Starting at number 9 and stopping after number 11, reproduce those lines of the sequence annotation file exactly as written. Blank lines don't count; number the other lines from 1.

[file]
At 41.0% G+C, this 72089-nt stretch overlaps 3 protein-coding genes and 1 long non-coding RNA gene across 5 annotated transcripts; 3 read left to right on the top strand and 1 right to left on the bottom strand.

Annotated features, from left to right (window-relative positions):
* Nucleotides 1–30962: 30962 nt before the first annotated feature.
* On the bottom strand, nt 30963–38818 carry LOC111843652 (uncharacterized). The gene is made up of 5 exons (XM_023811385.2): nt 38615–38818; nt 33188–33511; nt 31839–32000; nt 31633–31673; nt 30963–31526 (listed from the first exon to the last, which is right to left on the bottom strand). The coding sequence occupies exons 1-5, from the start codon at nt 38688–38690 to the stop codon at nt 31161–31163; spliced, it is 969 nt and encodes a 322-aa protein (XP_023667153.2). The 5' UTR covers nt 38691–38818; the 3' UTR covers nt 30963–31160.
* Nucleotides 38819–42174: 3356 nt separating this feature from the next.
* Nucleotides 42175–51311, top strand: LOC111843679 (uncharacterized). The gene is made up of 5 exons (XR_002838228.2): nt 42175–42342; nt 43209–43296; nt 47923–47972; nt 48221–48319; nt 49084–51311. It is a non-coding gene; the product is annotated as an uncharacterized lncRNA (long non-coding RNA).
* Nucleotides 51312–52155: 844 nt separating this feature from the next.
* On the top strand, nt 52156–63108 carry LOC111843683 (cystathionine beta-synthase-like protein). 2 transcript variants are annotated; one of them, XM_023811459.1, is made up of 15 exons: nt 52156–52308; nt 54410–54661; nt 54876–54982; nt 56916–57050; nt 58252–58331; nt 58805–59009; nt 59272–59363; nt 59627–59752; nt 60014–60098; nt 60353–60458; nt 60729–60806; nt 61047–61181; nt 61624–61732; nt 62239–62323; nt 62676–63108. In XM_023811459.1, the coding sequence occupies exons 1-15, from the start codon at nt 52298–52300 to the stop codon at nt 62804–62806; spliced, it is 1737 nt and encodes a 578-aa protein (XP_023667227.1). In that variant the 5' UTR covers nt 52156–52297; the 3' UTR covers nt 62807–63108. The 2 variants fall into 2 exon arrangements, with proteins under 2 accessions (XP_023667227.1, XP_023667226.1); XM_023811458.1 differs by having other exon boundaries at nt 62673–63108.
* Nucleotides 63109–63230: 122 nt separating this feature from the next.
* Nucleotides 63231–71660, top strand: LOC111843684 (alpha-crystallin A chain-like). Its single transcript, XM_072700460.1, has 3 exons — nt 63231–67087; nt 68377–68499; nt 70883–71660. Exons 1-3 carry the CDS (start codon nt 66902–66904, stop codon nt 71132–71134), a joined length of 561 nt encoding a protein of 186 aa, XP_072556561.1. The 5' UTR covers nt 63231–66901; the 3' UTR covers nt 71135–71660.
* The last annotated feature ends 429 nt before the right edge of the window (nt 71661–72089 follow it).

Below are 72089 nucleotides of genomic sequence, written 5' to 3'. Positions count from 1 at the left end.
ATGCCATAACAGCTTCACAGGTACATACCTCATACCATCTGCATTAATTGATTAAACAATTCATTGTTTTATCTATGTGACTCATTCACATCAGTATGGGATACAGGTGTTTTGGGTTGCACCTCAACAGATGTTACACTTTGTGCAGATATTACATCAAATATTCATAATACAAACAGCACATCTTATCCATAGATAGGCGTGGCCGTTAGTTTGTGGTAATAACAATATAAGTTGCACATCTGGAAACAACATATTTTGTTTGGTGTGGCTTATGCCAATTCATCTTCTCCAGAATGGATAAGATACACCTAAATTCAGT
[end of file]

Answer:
* Nucleotides 63109–63230: 122 nt separating this feature from the next.
* Nucleotides 63231–71660, top strand: LOC111843684 (alpha-crystallin A chain-like). Its single transcript, XM_072700460.1, has 3 exons — nt 63231–67087; nt 68377–68499; nt 70883–71660. Exons 1-3 carry the CDS (start codon nt 66902–66904, stop codon nt 71132–71134), a joined length of 561 nt encoding a protein of 186 aa, XP_072556561.1. The 5' UTR covers nt 63231–66901; the 3' UTR covers nt 71135–71660.
* The last annotated feature ends 429 nt before the right edge of the window (nt 71661–72089 follow it).